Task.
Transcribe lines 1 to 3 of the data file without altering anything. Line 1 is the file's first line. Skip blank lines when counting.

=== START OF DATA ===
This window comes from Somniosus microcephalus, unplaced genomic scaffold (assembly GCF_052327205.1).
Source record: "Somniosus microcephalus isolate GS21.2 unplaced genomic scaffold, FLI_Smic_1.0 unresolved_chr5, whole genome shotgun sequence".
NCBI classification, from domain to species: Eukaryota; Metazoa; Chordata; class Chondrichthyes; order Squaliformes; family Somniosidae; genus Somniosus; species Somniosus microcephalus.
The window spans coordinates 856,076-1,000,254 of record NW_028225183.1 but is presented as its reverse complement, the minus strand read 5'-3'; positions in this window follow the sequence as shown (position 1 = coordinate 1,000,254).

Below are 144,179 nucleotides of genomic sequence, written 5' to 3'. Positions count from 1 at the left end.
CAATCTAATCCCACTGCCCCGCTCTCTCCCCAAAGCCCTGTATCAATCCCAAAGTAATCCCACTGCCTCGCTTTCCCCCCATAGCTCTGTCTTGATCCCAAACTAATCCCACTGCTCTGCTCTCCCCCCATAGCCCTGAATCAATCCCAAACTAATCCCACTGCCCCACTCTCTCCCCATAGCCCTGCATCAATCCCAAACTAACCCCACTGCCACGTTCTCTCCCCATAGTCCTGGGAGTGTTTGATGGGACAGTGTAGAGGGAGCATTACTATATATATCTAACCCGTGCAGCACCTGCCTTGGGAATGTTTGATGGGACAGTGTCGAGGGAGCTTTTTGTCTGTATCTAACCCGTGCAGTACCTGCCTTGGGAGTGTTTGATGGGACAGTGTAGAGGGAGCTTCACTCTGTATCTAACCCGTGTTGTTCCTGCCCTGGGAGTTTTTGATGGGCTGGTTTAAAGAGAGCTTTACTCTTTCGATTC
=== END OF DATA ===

This window comes from Somniosus microcephalus, unplaced genomic scaffold (assembly GCF_052327205.1).
Source record: "Somniosus microcephalus isolate GS21.2 unplaced genomic scaffold, FLI_Smic_1.0 unresolved_chr5, whole genome shotgun sequence".
NCBI classification, from domain to species: Eukaryota; Metazoa; Chordata; class Chondrichthyes; order Squaliformes; family Somniosidae; genus Somniosus; species Somniosus microcephalus.